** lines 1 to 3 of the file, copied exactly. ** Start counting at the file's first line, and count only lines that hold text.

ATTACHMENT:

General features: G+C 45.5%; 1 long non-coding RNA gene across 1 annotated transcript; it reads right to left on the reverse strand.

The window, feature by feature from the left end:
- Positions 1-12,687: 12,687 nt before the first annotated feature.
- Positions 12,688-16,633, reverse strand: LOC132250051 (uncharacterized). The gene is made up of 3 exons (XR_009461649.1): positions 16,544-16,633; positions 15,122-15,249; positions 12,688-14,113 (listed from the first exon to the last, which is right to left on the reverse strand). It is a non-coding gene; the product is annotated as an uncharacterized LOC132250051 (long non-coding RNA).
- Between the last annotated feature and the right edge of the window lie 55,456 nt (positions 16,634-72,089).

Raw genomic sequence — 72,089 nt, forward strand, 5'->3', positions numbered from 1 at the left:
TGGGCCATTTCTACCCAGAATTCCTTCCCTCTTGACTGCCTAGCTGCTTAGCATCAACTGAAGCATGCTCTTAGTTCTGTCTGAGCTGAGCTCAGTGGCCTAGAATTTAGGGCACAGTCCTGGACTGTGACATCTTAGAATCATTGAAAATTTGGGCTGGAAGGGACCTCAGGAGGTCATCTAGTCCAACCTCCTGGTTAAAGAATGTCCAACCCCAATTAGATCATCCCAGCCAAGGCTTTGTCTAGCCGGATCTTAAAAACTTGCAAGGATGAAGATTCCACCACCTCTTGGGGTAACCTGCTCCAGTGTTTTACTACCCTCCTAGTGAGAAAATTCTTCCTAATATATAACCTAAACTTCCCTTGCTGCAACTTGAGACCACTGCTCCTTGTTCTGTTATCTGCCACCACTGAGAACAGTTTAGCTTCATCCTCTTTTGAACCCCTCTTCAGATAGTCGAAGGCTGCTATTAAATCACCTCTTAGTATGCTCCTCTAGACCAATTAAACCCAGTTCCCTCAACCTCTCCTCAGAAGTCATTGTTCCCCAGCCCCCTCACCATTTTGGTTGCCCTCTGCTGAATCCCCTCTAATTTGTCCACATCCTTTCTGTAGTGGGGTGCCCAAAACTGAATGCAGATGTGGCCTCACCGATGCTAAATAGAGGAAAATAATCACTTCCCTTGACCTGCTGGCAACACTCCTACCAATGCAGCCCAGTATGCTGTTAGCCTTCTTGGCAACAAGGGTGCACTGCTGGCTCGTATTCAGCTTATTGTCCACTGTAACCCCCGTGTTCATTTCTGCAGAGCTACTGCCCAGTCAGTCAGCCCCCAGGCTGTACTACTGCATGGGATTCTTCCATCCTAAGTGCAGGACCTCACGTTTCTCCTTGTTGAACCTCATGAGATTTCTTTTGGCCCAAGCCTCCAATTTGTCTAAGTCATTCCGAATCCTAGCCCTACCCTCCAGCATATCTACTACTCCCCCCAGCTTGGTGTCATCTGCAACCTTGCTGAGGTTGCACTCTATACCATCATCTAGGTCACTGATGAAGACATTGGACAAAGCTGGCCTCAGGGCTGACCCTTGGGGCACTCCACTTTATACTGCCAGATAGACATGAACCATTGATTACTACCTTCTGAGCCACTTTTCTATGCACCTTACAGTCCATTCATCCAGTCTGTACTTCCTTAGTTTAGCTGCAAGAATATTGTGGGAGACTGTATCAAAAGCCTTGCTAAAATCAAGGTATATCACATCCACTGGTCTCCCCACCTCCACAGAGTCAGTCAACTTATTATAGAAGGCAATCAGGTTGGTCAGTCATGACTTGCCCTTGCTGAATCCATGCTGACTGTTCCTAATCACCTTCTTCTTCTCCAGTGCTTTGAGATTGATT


General features: G+C 45.5%; 1 long non-coding RNA gene across 1 annotated transcript; it reads right to left on the reverse strand.

The window, feature by feature from the left end:
- Positions 1-12,687: 12,687 nt before the first annotated feature.